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Legislature Chair Robertson Delivers 2019 Annual Message, Announces 2019 Organizational Structure
Characterizing the year ahead as one of "Building On, Building Up," Legislature Chair Martha Robertson delivered her annual message before the Tompkins County Legislature. "2019 will be a year for building – building on the foundations we set in 2018, building toward goals we should set for the next three years. And probably, building up, literally," she said. Noting that the first year, or 25 percent, of the Legislature's four-year term is completed, she asked, "What will be have to show for the next 75 percent?"

Among the elements of 'building' Chair Robertson identifies are building on the work of the County's staff: "Whatever we might accomplish as legislators is built on the work of our staff," she states. "It may sound obvious, but we couldn't do anything without them. The work we do together is a team sport, and we legislators owe a debt of gratitude to the people who serve our community every day." The Chair also identifies building on relationships, such as those started with New York State, and with the Federal government, where she notes that five members of the New York delegation are committee chairs in Congress this session. "This year we will be all about building in a literal sense," Robertson adds, for example, with renovations to the Old Jail; evaluating the Tioga Street property and overseeing that project if it moves forward; reaching a decision about the jail and about a possible shared law enforcement facility with the City of Ithaca; and supporting more local housing construction as well, helping to create a more sustainable and equitable community for all who want to live here.

Robertson also envisions a year on building on the Legislature's 2018 committee work, calling for 2019 to be "a year for setting clear, achievable goals and keeping our focus there," and asking each committee to establish three specific goals for the year ahead, as the three top priorities for the committee's time and attention.

2019 Organizational Structure and Leadership Appointments: For 2019, the Legislature's standing committees increase by one, to seven— Budget, Capital, and Personnel; Facilities and Infrastructure; Government Operations; Health and Human Services; Public Safety; and splitting planning-related issues between two committees, Planning, Energy and Environmental Quality; and Housing and Economic Development. The two new committees reconfigure and rebalance the sizable workload of the former Planning, Development, and Environmental Quality Committee, mimicking a structure last employed between 2013 and 2015, when economic development issues were handled in a separate committee, and incorporating matters related to housing, which over the past two years have been the focus of a special Housing Committee. The Legislature's other former special committee, Transportation, is discontinued, now that its efforts have initiated the County's Route 13 study, which is moving into a staff-driven phase, with its steering committee to include legislator involvement.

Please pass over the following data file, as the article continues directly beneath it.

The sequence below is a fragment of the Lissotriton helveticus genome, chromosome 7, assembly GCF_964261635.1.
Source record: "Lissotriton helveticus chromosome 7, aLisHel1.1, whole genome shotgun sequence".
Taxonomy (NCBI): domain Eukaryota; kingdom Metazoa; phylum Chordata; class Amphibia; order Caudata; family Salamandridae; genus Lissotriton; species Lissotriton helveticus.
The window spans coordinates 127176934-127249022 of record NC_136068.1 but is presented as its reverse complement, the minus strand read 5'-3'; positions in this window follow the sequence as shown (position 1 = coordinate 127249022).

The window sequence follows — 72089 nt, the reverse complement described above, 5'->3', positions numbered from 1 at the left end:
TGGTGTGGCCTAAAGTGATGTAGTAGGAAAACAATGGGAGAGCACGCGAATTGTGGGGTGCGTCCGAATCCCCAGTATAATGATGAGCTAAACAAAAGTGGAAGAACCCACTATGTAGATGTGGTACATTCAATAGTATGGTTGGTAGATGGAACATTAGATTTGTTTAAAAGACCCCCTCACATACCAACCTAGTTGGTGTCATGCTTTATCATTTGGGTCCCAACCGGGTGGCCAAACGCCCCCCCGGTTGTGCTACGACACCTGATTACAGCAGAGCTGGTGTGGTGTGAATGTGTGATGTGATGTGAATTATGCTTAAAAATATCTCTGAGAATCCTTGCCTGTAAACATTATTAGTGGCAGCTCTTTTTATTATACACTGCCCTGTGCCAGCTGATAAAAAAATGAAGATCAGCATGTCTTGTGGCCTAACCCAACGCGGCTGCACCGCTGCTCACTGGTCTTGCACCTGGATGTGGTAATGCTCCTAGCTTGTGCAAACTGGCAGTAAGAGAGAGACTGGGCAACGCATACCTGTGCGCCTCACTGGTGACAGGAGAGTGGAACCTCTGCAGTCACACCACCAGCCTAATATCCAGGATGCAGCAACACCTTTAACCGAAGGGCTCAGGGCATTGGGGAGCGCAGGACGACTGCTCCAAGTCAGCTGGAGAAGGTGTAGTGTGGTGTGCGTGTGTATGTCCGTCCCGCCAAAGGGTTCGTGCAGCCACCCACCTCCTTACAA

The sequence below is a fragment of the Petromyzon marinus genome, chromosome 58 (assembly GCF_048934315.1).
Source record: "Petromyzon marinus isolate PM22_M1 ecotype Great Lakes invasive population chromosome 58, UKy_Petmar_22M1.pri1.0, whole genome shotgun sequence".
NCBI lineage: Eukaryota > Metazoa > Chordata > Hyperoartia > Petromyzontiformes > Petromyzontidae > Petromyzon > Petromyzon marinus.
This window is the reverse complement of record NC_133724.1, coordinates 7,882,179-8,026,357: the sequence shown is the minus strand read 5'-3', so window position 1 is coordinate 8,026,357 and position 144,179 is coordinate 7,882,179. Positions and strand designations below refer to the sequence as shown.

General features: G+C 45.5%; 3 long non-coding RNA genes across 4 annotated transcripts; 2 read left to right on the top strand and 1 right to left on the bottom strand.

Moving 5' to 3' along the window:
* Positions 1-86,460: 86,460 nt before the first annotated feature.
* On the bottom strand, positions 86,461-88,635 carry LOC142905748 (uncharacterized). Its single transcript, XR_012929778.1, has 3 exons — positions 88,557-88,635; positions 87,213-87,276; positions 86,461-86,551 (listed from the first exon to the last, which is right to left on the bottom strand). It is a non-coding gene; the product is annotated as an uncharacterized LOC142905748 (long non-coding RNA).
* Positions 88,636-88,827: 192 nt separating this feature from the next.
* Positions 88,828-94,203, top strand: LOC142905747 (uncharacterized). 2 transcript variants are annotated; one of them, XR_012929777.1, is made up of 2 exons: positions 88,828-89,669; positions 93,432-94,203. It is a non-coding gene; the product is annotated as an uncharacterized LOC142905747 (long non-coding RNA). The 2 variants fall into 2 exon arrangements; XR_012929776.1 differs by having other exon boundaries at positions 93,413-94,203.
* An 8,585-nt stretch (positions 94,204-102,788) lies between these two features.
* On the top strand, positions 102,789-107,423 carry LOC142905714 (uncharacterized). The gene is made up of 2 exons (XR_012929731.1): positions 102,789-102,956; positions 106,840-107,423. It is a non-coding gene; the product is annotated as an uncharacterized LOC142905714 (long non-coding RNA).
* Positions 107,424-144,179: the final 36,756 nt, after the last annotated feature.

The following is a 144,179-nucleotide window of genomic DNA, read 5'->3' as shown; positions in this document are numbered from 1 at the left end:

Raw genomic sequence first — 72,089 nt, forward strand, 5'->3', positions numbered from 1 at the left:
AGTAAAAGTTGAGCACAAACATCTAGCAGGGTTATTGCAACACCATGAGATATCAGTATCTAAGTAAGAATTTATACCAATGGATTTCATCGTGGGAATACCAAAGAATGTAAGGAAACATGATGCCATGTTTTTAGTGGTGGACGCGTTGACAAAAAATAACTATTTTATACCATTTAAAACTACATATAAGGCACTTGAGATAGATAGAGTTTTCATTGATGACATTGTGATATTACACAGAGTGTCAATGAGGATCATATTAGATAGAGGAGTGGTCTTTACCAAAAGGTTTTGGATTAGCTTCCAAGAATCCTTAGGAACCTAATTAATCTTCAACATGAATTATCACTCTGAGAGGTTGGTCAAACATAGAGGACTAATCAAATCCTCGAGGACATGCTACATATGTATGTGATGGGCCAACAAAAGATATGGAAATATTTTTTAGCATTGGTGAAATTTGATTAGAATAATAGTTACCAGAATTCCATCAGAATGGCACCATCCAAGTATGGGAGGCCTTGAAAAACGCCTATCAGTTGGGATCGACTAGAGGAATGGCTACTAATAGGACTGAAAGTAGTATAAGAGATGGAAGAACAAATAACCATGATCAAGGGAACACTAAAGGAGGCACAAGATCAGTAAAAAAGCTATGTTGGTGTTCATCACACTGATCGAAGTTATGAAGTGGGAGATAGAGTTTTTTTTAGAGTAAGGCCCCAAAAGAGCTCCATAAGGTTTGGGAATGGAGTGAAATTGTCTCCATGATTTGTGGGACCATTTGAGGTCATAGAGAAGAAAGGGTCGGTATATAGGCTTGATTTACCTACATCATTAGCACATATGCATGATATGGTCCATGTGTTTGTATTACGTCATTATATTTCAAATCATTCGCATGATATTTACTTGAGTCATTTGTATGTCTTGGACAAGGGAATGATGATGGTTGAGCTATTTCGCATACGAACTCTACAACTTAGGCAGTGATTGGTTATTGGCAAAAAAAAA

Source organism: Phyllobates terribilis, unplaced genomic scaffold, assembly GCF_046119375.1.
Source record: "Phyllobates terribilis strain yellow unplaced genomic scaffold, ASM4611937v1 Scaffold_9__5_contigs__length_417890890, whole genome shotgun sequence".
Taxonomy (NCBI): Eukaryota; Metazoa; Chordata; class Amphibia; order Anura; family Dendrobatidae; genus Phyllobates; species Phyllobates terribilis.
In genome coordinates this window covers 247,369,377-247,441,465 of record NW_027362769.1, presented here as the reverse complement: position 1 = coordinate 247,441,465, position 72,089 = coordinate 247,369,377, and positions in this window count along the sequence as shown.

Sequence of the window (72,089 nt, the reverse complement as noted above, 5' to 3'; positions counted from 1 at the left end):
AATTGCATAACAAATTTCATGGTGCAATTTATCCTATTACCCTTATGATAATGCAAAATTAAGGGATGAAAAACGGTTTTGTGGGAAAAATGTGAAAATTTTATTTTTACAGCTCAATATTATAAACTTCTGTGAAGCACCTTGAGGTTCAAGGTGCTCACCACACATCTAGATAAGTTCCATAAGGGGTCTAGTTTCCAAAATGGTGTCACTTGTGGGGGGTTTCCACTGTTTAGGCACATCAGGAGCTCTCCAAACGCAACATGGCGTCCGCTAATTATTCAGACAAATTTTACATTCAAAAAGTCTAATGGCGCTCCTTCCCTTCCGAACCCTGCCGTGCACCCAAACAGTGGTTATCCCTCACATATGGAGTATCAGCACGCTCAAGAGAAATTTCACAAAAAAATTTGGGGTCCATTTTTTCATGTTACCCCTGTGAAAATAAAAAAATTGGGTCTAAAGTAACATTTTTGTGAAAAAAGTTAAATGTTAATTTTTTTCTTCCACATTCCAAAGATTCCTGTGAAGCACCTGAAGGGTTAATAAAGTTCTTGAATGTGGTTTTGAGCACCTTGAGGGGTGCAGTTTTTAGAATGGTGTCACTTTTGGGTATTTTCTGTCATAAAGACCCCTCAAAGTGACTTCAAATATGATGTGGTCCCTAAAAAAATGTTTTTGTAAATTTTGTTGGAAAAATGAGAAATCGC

Regarding committee leadership, Anna Kelles will chair the new Housing and Economic Development Committee; Deborah Dawson will succeed her as chair of the renamed Planning, Energy, and Environmental Quality Committee. Michael Lane will chair two standing committees this year—leading Government Operations, as well as returning as chair of the Budget, Capital and Personnel Committee. (Former GO chair Dan Klein has requested no committee chairmanship this year.) Dave McKenna returns as chair of Facilities and Infrastructure; and Rich John continues as chair of Public Safety. Leslyn McBean-Clairborne also will continue as chair of the County's Workforce, Diversity and Inclusion Committee, which reports to Budget, Capital and Personnel.

Concluding her message, Chair Robertson said, "As we sit here tonight, the country is in unprecedented chaos. The federal government is in the longest shutdown in history, on the 25th day today. Polarization seems worse than ever, even more intractable than during the Vietnam War protests, for those of us old enough to remember. I could go on, but I'll spare us all.

"At least in our little corner of the country, we don't have to contribute to that. We each have a choice. Will this year of 'building' include building each other up? Let's remember that the foundations of trust and respect that have made this an exceptional organization have taken years to build up. Let's listen to each other and to our other partners in this work. The votes come and go. I've taken enough votes during my 17 years here to know that what lasts are NOT the votes won or lost, but the relationships I've been privileged to build.